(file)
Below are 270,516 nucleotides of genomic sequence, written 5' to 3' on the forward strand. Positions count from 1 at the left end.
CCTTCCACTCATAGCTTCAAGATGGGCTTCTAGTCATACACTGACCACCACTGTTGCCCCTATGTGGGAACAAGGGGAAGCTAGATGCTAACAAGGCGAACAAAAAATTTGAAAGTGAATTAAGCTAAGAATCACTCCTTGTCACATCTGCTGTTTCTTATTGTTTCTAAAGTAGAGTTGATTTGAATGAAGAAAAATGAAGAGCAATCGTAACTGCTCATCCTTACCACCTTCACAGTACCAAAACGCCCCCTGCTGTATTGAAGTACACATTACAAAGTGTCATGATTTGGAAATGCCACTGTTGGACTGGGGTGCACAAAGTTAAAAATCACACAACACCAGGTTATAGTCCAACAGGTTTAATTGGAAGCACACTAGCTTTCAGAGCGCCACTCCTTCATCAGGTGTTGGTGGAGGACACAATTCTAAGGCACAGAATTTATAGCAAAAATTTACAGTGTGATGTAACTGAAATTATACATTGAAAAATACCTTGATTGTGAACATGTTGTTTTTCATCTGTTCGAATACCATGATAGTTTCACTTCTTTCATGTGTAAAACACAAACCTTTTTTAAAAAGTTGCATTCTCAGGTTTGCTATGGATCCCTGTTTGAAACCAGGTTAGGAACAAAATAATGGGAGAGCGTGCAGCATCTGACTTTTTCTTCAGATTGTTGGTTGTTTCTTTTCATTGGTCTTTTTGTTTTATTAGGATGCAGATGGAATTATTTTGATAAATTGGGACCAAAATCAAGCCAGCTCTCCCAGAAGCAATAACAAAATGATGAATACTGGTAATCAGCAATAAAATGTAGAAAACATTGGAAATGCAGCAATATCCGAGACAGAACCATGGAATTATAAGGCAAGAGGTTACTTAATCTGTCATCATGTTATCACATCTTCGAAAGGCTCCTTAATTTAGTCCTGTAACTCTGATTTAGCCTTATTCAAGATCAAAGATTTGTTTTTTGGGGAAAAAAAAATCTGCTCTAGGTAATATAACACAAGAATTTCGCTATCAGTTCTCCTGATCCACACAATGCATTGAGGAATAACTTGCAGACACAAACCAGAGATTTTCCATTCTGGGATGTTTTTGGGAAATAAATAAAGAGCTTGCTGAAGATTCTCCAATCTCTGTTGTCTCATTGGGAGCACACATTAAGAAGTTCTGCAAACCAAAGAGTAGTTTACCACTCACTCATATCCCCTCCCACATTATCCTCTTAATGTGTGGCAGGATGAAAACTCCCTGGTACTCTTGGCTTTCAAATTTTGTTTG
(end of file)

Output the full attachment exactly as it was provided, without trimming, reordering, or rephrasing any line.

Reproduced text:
Below are 270,516 nucleotides of genomic sequence, written 5' to 3' on the forward strand. Positions count from 1 at the left end.
CCTTCCACTCATAGCTTCAAGATGGGCTTCTAGTCATACACTGACCACCACTGTTGCCCCTATGTGGGAACAAGGGGAAGCTAGATGCTAACAAGGCGAACAAAAAATTTGAAAGTGAATTAAGCTAAGAATCACTCCTTGTCACATCTGCTGTTTCTTATTGTTTCTAAAGTAGAGTTGATTTGAATGAAGAAAAATGAAGAGCAATCGTAACTGCTCATCCTTACCACCTTCACAGTACCAAAACGCCCCCTGCTGTATTGAAGTACACATTACAAAGTGTCATGATTTGGAAATGCCACTGTTGGACTGGGGTGCACAAAGTTAAAAATCACACAACACCAGGTTATAGTCCAACAGGTTTAATTGGAAGCACACTAGCTTTCAGAGCGCCACTCCTTCATCAGGTGTTGGTGGAGGACACAATTCTAAGGCACAGAATTTATAGCAAAAATTTACAGTGTGATGTAACTGAAATTATACATTGAAAAATACCTTGATTGTGAACATGTTGTTTTTCATCTGTTCGAATACCATGATAGTTTCACTTCTTTCATGTGTAAAACACAAACCTTTTTTAAAAAGTTGCATTCTCAGGTTTGCTATGGATCCCTGTTTGAAACCAGGTTAGGAACAAAATAATGGGAGAGCGTGCAGCATCTGACTTTTTCTTCAGATTGTTGGTTGTTTCTTTTCATTGGTCTTTTTGTTTTATTAGGATGCAGATGGAATTATTTTGATAAATTGGGACCAAAATCAAGCCAGCTCTCCCAGAAGCAATAACAAAATGATGAATACTGGTAATCAGCAATAAAATGTAGAAAACATTGGAAATGCAGCAATATCCGAGACAGAACCATGGAATTATAAGGCAAGAGGTTACTTAATCTGTCATCATGTTATCACATCTTCGAAAGGCTCCTTAATTTAGTCCTGTAACTCTGATTTAGCCTTATTCAAGATCAAAGATTTGTTTTTTGGGGAAAAAAAAATCTGCTCTAGGTAATATAACACAAGAATTTCGCTATCAGTTCTCCTGATCCACACAATGCATTGAGGAATAACTTGCAGACACAAACCAGAGATTTTCCATTCTGGGATGTTTTTGGGAAATAAATAAAGAGCTTGCTGAAGATTCTCCAATCTCTGTTGTCTCATTGGGAGCACACATTAAGAAGTTCTGCAAACCAAAGAGTAGTTTACCACTCACTCATATCCCCTCCCACATTATCCTCTTAATGTGTGGCAGGATGAAAACTCCCTGGTACTCTTGGCTTTCAAATTTTGTTTG